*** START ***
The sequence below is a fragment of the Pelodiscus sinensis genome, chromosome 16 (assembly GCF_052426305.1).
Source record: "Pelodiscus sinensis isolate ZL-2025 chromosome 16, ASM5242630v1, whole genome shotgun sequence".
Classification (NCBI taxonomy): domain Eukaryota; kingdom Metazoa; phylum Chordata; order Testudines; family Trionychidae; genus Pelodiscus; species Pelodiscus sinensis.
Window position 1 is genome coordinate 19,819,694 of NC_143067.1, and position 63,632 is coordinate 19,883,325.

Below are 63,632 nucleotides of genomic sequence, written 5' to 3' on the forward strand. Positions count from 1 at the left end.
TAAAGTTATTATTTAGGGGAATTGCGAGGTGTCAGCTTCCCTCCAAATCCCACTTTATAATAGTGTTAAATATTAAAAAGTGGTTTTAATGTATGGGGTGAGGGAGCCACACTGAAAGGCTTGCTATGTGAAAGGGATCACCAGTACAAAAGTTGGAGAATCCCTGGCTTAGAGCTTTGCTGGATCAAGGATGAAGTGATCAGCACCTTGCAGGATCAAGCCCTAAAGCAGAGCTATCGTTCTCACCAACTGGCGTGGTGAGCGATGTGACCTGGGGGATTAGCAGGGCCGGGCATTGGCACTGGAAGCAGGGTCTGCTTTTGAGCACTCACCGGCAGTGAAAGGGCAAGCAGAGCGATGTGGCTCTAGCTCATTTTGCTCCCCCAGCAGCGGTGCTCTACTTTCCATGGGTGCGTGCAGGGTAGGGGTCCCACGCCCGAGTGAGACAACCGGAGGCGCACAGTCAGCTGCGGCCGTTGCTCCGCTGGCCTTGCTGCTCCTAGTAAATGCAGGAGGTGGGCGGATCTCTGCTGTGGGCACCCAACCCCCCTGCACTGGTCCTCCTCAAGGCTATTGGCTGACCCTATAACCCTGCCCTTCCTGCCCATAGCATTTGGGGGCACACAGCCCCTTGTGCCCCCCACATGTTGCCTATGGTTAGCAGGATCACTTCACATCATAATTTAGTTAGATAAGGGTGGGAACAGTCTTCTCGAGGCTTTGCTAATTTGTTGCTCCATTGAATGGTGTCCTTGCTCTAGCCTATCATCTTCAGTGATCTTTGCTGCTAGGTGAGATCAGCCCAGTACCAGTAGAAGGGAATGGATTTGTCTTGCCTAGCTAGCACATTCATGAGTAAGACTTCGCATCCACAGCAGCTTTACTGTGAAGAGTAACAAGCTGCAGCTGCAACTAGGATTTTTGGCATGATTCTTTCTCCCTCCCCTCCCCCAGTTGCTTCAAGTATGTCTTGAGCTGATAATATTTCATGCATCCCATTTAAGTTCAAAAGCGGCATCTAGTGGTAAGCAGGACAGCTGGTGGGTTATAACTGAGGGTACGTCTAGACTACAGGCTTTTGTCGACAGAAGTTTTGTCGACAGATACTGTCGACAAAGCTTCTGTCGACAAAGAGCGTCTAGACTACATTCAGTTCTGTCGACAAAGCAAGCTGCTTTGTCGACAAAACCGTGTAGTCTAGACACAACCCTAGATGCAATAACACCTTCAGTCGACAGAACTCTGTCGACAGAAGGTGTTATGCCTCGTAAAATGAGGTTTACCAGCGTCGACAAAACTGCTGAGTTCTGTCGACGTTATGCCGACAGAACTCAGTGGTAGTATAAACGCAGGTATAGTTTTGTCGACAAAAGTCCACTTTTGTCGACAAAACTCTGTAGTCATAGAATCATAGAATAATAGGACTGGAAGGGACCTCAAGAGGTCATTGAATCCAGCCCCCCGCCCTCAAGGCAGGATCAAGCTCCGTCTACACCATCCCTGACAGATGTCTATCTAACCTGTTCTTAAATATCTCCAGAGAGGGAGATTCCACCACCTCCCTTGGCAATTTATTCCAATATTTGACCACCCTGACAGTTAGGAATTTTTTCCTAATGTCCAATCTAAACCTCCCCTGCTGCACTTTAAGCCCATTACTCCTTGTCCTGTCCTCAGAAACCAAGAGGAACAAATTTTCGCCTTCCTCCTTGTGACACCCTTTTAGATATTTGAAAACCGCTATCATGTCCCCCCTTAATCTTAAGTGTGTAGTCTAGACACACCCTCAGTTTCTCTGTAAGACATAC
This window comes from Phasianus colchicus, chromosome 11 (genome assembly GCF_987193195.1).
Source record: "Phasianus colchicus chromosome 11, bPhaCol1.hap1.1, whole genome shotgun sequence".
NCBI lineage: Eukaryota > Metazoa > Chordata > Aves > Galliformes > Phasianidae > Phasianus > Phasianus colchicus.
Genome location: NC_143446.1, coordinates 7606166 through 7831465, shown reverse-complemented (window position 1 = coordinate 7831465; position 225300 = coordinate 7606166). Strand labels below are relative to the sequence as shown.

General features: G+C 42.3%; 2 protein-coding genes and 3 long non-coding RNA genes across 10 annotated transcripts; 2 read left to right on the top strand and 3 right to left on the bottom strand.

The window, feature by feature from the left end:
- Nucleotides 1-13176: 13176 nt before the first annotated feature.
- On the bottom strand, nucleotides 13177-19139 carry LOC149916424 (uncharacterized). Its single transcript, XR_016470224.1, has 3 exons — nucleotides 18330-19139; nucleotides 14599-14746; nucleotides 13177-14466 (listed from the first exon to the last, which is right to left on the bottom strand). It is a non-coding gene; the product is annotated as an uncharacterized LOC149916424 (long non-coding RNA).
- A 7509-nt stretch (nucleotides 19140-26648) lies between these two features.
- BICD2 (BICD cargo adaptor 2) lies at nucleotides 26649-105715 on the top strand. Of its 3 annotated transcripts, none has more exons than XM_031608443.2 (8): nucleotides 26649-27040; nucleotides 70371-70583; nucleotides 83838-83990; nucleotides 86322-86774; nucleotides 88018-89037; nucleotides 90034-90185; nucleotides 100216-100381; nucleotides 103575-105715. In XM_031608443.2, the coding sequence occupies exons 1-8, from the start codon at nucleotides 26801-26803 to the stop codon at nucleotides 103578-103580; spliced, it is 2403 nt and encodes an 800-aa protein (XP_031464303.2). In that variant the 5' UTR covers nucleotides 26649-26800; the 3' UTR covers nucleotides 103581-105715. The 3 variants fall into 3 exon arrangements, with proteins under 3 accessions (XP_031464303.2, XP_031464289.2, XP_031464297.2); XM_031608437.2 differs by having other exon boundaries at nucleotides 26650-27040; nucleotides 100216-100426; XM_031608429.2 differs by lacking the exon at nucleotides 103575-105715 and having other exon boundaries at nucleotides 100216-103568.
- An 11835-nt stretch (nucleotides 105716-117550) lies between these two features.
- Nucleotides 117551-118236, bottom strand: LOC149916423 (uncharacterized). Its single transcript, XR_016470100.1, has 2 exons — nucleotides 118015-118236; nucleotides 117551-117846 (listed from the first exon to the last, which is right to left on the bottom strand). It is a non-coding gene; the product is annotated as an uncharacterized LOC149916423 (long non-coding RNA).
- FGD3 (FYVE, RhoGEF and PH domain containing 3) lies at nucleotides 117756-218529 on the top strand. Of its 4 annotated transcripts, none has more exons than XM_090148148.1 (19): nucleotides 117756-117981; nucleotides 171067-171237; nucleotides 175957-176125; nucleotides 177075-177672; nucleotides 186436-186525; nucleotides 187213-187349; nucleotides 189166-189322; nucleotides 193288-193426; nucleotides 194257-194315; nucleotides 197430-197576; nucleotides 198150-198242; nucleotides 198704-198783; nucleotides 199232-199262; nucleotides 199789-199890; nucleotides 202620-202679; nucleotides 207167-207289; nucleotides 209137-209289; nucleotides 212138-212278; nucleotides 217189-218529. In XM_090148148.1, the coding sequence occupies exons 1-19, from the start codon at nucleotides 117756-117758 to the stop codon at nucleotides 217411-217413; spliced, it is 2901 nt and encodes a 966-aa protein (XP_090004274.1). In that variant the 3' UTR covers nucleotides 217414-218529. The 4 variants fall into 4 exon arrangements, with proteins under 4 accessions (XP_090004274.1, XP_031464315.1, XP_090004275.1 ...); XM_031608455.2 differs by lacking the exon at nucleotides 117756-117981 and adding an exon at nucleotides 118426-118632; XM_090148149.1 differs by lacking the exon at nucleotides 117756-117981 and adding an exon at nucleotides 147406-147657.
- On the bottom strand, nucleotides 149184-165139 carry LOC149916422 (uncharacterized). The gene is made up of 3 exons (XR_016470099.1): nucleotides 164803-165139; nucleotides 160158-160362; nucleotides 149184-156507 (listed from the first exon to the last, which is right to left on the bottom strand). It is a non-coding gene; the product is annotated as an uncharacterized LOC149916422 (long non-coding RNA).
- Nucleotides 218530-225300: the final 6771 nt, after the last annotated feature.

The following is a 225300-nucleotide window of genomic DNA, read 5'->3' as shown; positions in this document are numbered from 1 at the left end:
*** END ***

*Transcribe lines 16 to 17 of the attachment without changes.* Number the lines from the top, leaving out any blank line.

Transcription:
- BICD2 (BICD cargo adaptor 2) lies at nucleotides 26649-105715 on the top strand. Of its 3 annotated transcripts, none has more exons than XM_031608443.2 (8): nucleotides 26649-27040; nucleotides 70371-70583; nucleotides 83838-83990; nucleotides 86322-86774; nucleotides 88018-89037; nucleotides 90034-90185; nucleotides 100216-100381; nucleotides 103575-105715. In XM_031608443.2, the coding sequence occupies exons 1-8, from the start codon at nucleotides 26801-26803 to the stop codon at nucleotides 103578-103580; spliced, it is 2403 nt and encodes an 800-aa protein (XP_031464303.2). In that variant the 5' UTR covers nucleotides 26649-26800; the 3' UTR covers nucleotides 103581-105715. The 3 variants fall into 3 exon arrangements, with proteins under 3 accessions (XP_031464303.2, XP_031464289.2, XP_031464297.2); XM_031608437.2 differs by having other exon boundaries at nucleotides 26650-27040; nucleotides 100216-100426; XM_031608429.2 differs by lacking the exon at nucleotides 103575-105715 and having other exon boundaries at nucleotides 100216-103568.
- An 11835-nt stretch (nucleotides 105716-117550) lies between these two features.